Soil Erosion: Risk Assessment Field Guide for Farmers & Consultants (PB4092)

Soil Erosion: Field guide for an erosion risk assessment for farmers and consultants

rev. 2005

Crown Copyright - This document is subject to Crown copyright protection & has been reproduced under licence from the controller of HMSO. The user may not supply copies to third parties nor publish / sell this material to others with out written consent of the Controller.

The ADLib Version - This document has been reproduced in full & the technical content is the same as the original. Presentation may vary from the original. Links in this document may take the user to publications other than those produced by government departments & agencies. Where this is the case the background colour of the document will change to white.

Site characteristics

This chapter provides the basis for preparation of an erosion risk map for the farm.

The criteria of importance at this stage are:

  • Soil Texture
  • Slope
  • Flooding frequency

Subsequently you will need to consider cropping and soil structural condition.

The risk of runoff or soil wash and erosion depends on the physical features of the farm and upon soil management. Actual events are determined by rainfall. Very high intensity storms or repeated storms can cause serious erosion in many situations and the following assessment procedure does not necessarily cover such events.

In making a risk assessment, each field should be examined. Runoff and erosion risk in any part of a field will depend on the soil texture and steepness of slope. The uniformity of slope above and below a particular area, are also important in determining the likelihood of rill or gully formation.

For assessment purposes large fields might be sub-divided if slope, soils or topography differ significantly, but for whole field assessment the worst scenario should generally be mapped. Field entrances should be marked on the map where they may influence erosion by channelling water movements into or out of a field. An example of a typical farm map is illustrated at the end of this section.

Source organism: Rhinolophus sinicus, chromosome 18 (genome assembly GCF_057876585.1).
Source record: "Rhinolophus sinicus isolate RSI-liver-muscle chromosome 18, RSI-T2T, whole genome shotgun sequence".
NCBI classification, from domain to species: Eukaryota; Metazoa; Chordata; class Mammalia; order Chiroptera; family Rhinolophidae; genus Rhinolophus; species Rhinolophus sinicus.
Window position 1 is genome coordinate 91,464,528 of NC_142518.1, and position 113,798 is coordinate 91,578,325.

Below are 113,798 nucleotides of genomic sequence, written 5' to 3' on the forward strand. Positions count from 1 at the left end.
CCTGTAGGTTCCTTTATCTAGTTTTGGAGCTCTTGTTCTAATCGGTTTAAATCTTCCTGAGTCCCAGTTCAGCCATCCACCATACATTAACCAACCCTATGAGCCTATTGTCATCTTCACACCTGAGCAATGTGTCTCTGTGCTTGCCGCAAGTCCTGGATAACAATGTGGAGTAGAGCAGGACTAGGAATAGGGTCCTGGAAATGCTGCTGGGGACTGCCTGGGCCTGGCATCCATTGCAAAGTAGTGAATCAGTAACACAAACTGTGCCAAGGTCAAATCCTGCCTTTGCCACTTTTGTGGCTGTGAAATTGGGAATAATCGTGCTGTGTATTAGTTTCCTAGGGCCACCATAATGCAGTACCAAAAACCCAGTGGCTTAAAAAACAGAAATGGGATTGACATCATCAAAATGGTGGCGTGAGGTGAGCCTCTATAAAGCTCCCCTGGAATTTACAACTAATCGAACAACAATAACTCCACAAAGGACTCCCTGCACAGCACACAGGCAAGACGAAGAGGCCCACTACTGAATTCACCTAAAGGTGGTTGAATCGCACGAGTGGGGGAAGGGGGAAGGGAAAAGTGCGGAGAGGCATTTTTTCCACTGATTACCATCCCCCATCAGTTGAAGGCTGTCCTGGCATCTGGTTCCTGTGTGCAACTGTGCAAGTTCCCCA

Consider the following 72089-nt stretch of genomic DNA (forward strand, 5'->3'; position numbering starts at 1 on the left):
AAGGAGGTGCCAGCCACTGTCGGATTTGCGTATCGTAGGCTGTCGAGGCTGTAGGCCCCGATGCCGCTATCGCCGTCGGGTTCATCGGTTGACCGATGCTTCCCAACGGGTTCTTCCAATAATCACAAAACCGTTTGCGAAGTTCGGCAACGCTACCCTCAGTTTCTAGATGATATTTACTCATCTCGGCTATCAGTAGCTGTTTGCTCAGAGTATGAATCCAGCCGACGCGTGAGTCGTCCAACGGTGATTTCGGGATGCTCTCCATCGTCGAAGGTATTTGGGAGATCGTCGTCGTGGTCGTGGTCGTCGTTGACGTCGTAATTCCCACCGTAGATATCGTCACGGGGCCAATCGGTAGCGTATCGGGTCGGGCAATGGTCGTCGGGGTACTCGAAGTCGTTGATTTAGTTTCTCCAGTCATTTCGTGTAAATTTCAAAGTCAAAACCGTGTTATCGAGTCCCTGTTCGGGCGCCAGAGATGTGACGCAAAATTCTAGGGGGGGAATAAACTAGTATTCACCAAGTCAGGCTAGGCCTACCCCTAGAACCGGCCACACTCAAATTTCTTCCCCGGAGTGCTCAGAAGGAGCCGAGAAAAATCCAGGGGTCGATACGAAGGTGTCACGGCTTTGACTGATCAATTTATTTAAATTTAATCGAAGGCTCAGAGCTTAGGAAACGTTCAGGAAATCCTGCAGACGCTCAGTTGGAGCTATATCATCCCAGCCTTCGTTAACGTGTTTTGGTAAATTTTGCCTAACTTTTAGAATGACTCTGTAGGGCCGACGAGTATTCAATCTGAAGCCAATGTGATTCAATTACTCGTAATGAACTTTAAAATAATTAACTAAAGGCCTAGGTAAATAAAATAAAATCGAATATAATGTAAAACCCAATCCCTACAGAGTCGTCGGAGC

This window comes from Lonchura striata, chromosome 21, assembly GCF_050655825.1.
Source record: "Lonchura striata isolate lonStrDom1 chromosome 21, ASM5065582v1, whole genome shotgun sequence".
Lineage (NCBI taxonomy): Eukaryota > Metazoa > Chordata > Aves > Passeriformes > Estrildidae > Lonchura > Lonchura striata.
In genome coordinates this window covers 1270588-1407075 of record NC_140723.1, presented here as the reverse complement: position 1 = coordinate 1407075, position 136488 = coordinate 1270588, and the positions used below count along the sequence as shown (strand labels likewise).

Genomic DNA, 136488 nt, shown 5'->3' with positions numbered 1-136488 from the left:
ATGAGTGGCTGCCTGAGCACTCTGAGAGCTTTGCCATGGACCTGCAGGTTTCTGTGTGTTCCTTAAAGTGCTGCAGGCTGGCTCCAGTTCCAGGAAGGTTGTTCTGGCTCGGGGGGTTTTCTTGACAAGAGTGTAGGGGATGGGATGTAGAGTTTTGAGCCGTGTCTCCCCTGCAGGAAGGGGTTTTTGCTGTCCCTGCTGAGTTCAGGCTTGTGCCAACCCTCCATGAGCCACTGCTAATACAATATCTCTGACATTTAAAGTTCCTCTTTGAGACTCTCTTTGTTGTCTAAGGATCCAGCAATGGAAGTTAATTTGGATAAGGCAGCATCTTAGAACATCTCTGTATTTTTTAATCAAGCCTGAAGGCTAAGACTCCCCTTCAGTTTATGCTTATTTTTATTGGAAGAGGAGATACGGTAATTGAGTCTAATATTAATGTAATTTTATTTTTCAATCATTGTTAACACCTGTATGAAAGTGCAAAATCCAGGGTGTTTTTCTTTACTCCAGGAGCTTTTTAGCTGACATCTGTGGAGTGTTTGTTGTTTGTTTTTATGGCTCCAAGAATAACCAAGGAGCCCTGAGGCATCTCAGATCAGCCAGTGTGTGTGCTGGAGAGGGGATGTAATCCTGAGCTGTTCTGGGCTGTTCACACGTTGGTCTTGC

If required, soil textures can be obtained from a laboratory analysis of particle size distribution. The diagrams at the end of this Chapter show:

  • The percentages of sand, silt and clay within each textural class.
  • A hand texture assessment which can be carried out in the field and will be adequate for most situations.

It is helpful to assess slope angles as accurately as possible however slopes are frequently uneven and variable and it is more important to determine the relative overall risk of an area of land than to worry about precise angles of slope.

Typical situations which would fall into different risk categories are outlined in the tables below. The criteria given are guidelines and professional judgment should be used to upgrade or downgrade a site, taking into account additional factors such as:

  • Soil structure
  • Organic matter content
  • Valley features which tend to concentrate runoff water
  • Long unbroken slopes
  • Land restored following opencast mining or landfill operations
  • Very steep slopes (i.e. greater than 110)

Very light soils with low organic matter on gentle slopes, even in low rainfall areas, can erode more seriously than indicated in the following risk assessment, sometimes by as much as two risk classes. Therefore, in addition to a field assessment, local knowledge is also useful in estimating risk, as previous erosion occurrences are often well remembered.

The following assessment procedure estimates the risk of runoff from fields carrying nutrients and soil down slopes. Runoff pathways, slope patterns and valley features will influence the likelihood of this runoff causing further erosion or having deposition impacts beyond the field. Areas where this could happen should also be indicated on the plan. You should also consider if your land receives runoff from elsewhere that will increase erosion problems on your land.

The following tables provide a guide to field classification for runoff and erosion. They assume moderately good soil conditions. If the land is currently in grass you should still apply this risk assessment. It will act as a guide to what might happen if you decide to reseed or introduce arable cropping in future.

Water erosion

This part of the risk assessment refers to the movement of sediment within the field and possible transfer to watercourses or other places such as neighbouring properties or on to roads.

Soil Textures

Steep slopes >7 Moderate slopes 3 - 7 Gentle slopes 2 - 3 Level ground    <2

Sandy and light silty soils

Very high




Medium and calcareous soils





Heavy soils





Signs of erosion that may be associated with each of the risk classes are described below. Such observations should override an assessment derived solely from the table.